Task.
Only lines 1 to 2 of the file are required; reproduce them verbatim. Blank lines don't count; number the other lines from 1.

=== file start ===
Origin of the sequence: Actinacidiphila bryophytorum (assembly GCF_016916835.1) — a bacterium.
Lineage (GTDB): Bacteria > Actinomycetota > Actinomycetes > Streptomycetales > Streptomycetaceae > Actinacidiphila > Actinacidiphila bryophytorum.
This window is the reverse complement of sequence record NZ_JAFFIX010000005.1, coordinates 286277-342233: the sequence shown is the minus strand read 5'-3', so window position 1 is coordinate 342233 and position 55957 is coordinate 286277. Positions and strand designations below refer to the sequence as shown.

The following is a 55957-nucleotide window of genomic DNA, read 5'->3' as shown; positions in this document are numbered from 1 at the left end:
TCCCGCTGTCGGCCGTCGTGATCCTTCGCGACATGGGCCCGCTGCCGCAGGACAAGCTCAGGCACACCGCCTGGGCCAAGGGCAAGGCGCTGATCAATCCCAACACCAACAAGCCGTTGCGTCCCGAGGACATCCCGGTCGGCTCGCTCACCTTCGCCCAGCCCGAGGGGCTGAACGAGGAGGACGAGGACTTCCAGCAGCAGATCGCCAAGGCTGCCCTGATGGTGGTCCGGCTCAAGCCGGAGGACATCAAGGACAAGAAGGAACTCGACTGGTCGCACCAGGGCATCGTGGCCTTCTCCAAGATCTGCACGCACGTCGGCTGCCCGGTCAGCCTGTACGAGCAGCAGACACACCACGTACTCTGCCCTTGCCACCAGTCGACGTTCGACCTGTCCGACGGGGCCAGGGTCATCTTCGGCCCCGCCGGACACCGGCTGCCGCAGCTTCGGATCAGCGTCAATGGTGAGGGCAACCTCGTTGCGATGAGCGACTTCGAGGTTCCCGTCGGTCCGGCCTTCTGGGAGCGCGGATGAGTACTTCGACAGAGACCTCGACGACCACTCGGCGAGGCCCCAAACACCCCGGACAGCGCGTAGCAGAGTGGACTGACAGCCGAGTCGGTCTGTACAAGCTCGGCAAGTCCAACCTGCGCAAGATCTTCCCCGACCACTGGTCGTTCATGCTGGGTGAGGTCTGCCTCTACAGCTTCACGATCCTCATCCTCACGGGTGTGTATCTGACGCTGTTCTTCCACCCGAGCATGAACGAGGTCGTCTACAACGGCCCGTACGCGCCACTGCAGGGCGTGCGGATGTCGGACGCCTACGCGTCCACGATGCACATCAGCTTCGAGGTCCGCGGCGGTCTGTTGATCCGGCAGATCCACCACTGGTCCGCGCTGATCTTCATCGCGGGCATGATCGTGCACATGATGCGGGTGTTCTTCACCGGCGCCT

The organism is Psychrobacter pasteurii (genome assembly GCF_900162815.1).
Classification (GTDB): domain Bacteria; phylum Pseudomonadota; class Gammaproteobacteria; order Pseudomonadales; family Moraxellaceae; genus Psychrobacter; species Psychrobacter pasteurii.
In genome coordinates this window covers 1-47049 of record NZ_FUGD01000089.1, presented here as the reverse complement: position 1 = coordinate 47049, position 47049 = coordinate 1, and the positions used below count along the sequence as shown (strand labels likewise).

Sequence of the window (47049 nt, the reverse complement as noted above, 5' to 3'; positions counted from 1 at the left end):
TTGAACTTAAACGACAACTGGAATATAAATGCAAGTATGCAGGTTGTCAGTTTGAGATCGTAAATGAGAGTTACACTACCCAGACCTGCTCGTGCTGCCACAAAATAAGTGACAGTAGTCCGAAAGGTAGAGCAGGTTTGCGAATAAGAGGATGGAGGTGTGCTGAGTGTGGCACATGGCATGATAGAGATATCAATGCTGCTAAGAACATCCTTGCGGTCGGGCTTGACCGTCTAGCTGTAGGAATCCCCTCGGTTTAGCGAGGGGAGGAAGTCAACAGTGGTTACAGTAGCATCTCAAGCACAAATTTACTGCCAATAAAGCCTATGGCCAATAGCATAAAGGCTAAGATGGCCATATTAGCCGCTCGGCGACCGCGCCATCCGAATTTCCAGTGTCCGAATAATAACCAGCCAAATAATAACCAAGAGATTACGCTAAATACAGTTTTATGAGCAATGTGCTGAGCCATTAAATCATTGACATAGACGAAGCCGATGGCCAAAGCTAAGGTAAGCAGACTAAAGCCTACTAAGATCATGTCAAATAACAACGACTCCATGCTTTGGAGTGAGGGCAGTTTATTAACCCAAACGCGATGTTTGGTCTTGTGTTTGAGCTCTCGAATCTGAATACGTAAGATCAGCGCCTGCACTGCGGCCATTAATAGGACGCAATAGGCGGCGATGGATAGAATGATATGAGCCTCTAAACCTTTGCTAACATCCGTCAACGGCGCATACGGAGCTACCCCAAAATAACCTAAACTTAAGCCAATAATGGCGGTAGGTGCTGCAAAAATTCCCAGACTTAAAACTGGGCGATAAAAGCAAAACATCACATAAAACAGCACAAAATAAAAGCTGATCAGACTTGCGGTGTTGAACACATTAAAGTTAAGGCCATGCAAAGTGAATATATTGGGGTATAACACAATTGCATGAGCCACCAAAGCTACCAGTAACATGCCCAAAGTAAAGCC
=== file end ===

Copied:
Origin of the sequence: Actinacidiphila bryophytorum (assembly GCF_016916835.1) — a bacterium.
Lineage (GTDB): Bacteria > Actinomycetota > Actinomycetes > Streptomycetales > Streptomycetaceae > Actinacidiphila > Actinacidiphila bryophytorum.